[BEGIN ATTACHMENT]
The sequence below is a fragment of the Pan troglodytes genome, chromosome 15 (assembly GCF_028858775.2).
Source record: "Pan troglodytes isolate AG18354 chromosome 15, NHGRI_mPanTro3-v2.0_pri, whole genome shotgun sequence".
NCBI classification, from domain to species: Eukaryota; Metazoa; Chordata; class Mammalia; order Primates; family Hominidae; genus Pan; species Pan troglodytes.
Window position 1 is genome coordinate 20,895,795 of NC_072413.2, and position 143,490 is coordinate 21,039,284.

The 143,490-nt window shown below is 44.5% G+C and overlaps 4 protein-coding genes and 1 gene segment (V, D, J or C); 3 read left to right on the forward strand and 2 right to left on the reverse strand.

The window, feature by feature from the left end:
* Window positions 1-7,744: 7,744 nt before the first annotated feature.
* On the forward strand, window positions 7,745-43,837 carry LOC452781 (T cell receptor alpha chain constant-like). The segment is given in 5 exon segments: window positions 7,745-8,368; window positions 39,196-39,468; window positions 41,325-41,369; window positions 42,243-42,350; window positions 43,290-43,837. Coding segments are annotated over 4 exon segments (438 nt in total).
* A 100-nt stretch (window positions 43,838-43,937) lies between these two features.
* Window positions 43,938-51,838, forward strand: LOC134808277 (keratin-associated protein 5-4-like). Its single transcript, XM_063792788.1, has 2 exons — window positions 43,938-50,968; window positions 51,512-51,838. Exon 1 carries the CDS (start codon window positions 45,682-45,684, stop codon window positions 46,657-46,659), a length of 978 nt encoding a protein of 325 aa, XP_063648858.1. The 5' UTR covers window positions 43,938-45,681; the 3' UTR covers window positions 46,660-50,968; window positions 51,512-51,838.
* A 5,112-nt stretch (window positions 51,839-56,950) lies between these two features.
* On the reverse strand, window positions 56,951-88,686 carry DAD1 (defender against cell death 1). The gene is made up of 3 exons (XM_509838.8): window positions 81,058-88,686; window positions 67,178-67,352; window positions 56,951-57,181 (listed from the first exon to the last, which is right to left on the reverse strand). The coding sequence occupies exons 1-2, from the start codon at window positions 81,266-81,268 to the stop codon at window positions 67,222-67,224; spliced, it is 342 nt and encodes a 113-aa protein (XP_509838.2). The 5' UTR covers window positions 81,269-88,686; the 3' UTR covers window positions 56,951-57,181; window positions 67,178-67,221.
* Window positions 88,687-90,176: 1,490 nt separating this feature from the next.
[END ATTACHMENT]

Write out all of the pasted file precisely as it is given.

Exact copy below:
The sequence below is a fragment of the Pan troglodytes genome, chromosome 15 (assembly GCF_028858775.2).
Source record: "Pan troglodytes isolate AG18354 chromosome 15, NHGRI_mPanTro3-v2.0_pri, whole genome shotgun sequence".
NCBI classification, from domain to species: Eukaryota; Metazoa; Chordata; class Mammalia; order Primates; family Hominidae; genus Pan; species Pan troglodytes.
Window position 1 is genome coordinate 20,895,795 of NC_072413.2, and position 143,490 is coordinate 21,039,284.

The 143,490-nt window shown below is 44.5% G+C and overlaps 4 protein-coding genes and 1 gene segment (V, D, J or C); 3 read left to right on the forward strand and 2 right to left on the reverse strand.

The window, feature by feature from the left end:
* Window positions 1-7,744: 7,744 nt before the first annotated feature.
* On the forward strand, window positions 7,745-43,837 carry LOC452781 (T cell receptor alpha chain constant-like). The segment is given in 5 exon segments: window positions 7,745-8,368; window positions 39,196-39,468; window positions 41,325-41,369; window positions 42,243-42,350; window positions 43,290-43,837. Coding segments are annotated over 4 exon segments (438 nt in total).
* A 100-nt stretch (window positions 43,838-43,937) lies between these two features.
* Window positions 43,938-51,838, forward strand: LOC134808277 (keratin-associated protein 5-4-like). Its single transcript, XM_063792788.1, has 2 exons — window positions 43,938-50,968; window positions 51,512-51,838. Exon 1 carries the CDS (start codon window positions 45,682-45,684, stop codon window positions 46,657-46,659), a length of 978 nt encoding a protein of 325 aa, XP_063648858.1. The 5' UTR covers window positions 43,938-45,681; the 3' UTR covers window positions 46,660-50,968; window positions 51,512-51,838.
* A 5,112-nt stretch (window positions 51,839-56,950) lies between these two features.
* On the reverse strand, window positions 56,951-88,686 carry DAD1 (defender against cell death 1). The gene is made up of 3 exons (XM_509838.8): window positions 81,058-88,686; window positions 67,178-67,352; window positions 56,951-57,181 (listed from the first exon to the last, which is right to left on the reverse strand). The coding sequence occupies exons 1-2, from the start codon at window positions 81,266-81,268 to the stop codon at window positions 67,222-67,224; spliced, it is 342 nt and encodes a 113-aa protein (XP_509838.2). The 5' UTR covers window positions 81,269-88,686; the 3' UTR covers window positions 56,951-57,181; window positions 67,178-67,221.
* Window positions 88,687-90,176: 1,490 nt separating this feature from the next.